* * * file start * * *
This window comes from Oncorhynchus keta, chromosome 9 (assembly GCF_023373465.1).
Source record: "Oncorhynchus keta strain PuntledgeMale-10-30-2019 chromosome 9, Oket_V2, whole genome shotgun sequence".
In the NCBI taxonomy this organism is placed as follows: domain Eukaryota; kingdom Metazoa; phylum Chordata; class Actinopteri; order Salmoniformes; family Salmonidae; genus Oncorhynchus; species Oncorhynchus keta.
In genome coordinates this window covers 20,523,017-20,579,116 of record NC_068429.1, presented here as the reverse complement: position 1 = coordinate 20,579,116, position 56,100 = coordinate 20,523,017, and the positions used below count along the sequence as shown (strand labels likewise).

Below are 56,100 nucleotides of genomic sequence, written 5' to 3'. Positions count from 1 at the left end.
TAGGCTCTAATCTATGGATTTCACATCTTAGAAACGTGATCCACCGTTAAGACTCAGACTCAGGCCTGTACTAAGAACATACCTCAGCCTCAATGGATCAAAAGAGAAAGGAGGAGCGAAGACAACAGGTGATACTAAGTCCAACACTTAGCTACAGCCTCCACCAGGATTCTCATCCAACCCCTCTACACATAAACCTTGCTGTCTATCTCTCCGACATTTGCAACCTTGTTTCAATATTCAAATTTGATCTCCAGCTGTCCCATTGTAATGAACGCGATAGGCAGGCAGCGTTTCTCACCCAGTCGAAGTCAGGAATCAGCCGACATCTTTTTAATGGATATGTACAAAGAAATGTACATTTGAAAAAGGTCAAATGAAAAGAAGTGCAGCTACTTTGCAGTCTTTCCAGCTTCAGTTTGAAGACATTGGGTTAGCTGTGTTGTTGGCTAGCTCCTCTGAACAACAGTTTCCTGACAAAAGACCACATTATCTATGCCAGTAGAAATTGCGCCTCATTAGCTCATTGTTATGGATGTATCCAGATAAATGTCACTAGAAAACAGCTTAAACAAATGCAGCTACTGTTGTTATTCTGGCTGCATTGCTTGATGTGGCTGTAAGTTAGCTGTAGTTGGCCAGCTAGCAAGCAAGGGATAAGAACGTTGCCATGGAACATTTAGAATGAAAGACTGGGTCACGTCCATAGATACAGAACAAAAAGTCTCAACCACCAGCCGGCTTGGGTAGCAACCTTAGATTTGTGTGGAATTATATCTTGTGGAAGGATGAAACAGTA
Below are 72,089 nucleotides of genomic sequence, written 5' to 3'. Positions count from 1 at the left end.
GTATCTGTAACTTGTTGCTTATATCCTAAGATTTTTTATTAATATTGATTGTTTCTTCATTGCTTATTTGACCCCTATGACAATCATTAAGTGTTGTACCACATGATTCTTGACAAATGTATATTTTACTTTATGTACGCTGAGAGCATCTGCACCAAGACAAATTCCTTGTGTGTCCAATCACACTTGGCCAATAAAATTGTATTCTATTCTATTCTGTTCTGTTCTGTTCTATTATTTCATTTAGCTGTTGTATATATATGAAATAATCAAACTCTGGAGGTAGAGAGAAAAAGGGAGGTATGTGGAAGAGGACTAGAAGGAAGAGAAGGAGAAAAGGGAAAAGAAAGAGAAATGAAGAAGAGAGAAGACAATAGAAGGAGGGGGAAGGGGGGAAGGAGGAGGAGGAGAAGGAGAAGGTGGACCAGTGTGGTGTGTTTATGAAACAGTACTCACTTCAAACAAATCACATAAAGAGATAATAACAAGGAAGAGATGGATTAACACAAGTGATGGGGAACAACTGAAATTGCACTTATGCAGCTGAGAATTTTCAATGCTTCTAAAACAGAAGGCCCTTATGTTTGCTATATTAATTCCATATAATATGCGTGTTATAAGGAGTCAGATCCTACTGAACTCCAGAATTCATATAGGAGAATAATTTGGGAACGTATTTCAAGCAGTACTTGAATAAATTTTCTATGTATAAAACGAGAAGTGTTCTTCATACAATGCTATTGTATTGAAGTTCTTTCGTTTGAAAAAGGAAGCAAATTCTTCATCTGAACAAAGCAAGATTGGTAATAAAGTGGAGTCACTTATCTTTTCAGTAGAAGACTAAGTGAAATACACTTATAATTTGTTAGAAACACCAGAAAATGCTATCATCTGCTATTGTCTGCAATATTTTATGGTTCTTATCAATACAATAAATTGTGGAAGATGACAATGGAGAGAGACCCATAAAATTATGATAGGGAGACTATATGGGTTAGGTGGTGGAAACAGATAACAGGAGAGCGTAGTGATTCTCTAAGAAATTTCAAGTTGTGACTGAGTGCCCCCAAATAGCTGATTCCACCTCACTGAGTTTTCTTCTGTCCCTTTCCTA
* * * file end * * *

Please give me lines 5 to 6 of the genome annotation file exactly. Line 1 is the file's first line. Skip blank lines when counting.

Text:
Below are 56,100 nucleotides of genomic sequence, written 5' to 3'. Positions count from 1 at the left end.
TAGGCTCTAATCTATGGATTTCACATCTTAGAAACGTGATCCACCGTTAAGACTCAGACTCAGGCCTGTACTAAGAACATACCTCAGCCTCAATGGATCAAAAGAGAAAGGAGGAGCGAAGACAACAGGTGATACTAAGTCCAACACTTAGCTACAGCCTCCACCAGGATTCTCATCCAACCCCTCTACACATAAACCTTGCTGTCTATCTCTCCGACATTTGCAACCTTGTTTCAATATTCAAATTTGATCTCCAGCTGTCCCATTGTAATGAACGCGATAGGCAGGCAGCGTTTCTCACCCAGTCGAAGTCAGGAATCAGCCGACATCTTTTTAATGGATATGTACAAAGAAATGTACATTTGAAAAAGGTCAAATGAAAAGAAGTGCAGCTACTTTGCAGTCTTTCCAGCTTCAGTTTGAAGACATTGGGTTAGCTGTGTTGTTGGCTAGCTCCTCTGAACAACAGTTTCCTGACAAAAGACCACATTATCTATGCCAGTAGAAATTGCGCCTCATTAGCTCATTGTTATGGATGTATCCAGATAAATGTCACTAGAAAACAGCTTAAACAAATGCAGCTACTGTTGTTATTCTGGCTGCATTGCTTGATGTGGCTGTAAGTTAGCTGTAGTTGGCCAGCTAGCAAGCAAGGGATAAGAACGTTGCCATGGAACATTTAGAATGAAAGACTGGGTCACGTCCATAGATACAGAACAAAAAGTCTCAACCACCAGCCGGCTTGGGTAGCAACCTTAGATTTGTGTGGAATTATATCTTGTGGAAGGATGAAACAGTA